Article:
One month after the events of the first game, the Normandy is destroyed in a vicious attack by an unidentified aggressor and Commander Shepard is killed in action. Two years later, Shepard reawakens to find that Cerberus, a mysterious human supremacist organization, has retrieved and revived the commander at great expense; human colonies have been vanishing, and an enigmatic and advanced alien race, known as "the Collectors", is behind it. Forced to work with Cerberus and their leader, the Illusive Man, Shepard must now assemble a team and take the fight to their mutual enemy.
The plot structure of Mass Effect 2 is unique among BioWare games and, indeed, among Western RPGs at large. While it does feature classical BioWare-style quest hubs (Omega, Citadel, Ilium, Tuchanka), a bulk of the plot consists of companion recruitment and Loyalty Missions that aren't tied to a particular hub and can be completed in any order. At the start of the game, you receive your spaceship, two starting party members, Miranda Lawson and Jacob Taylor, and a handful of leads on potential further recruits (eight in total, or ten with DLC), including two from the first game. Once recruited, they eventually present you with an optional "Loyalty Mission"—a personal sidequest that provides not only the standard RPG rewards of cash, EXP and new gear, but also Character Development and new powers for the party member in question. Interspersed between these are several investigations issued to you by the Illusive Man, in which you examine the Collectors, figure out where they came from and what they're up to, and eventually travel through the Omega 4 Relay to strike at their home base. While completionists will want to recruit everyone and upgrade everything, players in a hurry (or who want to challenge themselves by completing the mission with minimal resources) can jump through with minimal support and training, and still win (though reality ensues in terms of how many people survive).
There is a great deal more interactivity with this game than there was with the first. The big thing is that if you import a character you played from the first game, you take with them all of the choices they made and the people they interacted with as being a part of this game in some way, ranging from your romantic option still having feelings for you to very minor characters who you barely recall talking to. The Paragon/Renegade options are more reliant on the choices you make; acting like a Paragon gives you a higher Paragon score and the same with Renegade, and the higher score gives you more opportunities to use them (in the first game, being able to initiate a charm or intimidate option was based on how you allocated leveling points). It was also spruced up with the addition of "interrupts," essentially quick time events that allow Shepard to interject an optional Paragon or Renegade action during conversations (such as shutting someone up pre-emptively, or hugging someone in pain). These may make your mission harder or easier, but you get an extra reward for using them.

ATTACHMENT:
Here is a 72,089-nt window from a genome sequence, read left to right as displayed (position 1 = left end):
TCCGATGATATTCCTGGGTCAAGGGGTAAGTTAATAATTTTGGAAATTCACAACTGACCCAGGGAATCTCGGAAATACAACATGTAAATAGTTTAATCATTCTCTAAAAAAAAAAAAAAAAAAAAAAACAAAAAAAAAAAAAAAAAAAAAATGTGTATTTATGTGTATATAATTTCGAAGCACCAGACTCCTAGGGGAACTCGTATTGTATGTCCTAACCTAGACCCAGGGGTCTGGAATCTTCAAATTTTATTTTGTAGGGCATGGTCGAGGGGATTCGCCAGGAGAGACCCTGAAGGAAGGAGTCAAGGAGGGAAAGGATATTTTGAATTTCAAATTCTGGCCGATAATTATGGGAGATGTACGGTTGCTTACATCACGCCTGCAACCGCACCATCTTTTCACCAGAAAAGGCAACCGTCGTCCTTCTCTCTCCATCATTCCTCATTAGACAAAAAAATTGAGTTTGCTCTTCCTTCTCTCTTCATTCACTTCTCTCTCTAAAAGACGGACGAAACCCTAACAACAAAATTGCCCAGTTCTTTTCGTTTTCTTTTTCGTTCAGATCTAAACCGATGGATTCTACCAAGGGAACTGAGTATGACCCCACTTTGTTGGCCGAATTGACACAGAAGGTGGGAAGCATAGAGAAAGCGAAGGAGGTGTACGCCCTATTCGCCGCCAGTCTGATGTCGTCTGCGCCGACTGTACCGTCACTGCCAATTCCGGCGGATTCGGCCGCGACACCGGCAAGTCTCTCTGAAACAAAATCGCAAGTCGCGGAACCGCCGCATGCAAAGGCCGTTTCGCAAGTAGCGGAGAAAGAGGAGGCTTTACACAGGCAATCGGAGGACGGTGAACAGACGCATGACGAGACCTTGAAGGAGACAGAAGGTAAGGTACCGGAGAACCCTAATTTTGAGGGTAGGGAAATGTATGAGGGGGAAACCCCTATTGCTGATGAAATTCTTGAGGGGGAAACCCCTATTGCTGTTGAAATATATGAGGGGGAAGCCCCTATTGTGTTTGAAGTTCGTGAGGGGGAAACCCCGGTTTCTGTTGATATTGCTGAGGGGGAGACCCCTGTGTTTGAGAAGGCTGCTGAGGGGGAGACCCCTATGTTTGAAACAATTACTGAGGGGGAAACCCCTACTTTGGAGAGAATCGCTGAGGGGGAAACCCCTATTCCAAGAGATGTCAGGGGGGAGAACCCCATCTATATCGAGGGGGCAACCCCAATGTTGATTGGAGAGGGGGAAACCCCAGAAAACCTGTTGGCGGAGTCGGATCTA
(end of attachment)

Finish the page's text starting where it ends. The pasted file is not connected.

On the gameplay side, many things were refined. Neither you nor your squad members are given weapons you are incapable of using properly. Weapons themselves require "thermal clips" for everything except the heavy weapons (meaning part of the game is looking for more ammo), and as your preferred gun runs out you are forced to switch to a less-preferred gun. The Take Cover! mechanic is a vital element and you will not last long without using it, although properly designed Sentinels or Vanguards are close to unkillable. The armor and equipment of the characters is a uniform system that depends on technology you gather during your missions, and while you can change their look (at least one base outfit and another when their loyalty mission is complete), it is purely cosmetic (Shepard, however, has interchangeable armor components which provide different bonuses). You are given the option of leveling up a character and changing their weapon loadout before every mission, and leveling up is a tier-based system, each additional level requiring more points to acquire. The combat abilities are simplified; there are fewer attacks to use, and the new unified cooldown system means that you don't have to keep checking the power wheel to see if all of your powers have recharged, because you can only use one at a time. However, certain abilities can now combo together for more damage, and there are also more variations available between the different classes (for example, you have three full biotics on your team, each with different biotic-based abilities).
The series has spawned Cerberus Daily News, a defictionized news site that would (for a time) provide daily updates detailing events in the ME universe, most of it having no bearing whatsoever on the story in the first two gamesnote . It also hosts forums full of roleplayers who constantly react to said news and act out in-universe storylines of their own making. Finally, there is a proliferation of DLC: two new squad members, at least two stand-alone side missions, and a number of weapon packs, armor packs and alternate costumes for Jack, Thane, Garrus, Miranda, Grunt, and Tali. The most important DLC, though, are "Lair of the Shadow Broker" and "Arrival," which BioWare call "bridging" content because they help to set up Mass Effect 3. Both of them add completely new story events to the game. The former includes Liara as a temporary squadmate as you storm the lair of the Shadow Broker; the second is a Shepard solo mission as you rescue an undercover Alliance operative who has discovered proof that the Reapers are coming soon and needs help preventing their eponymous arrival.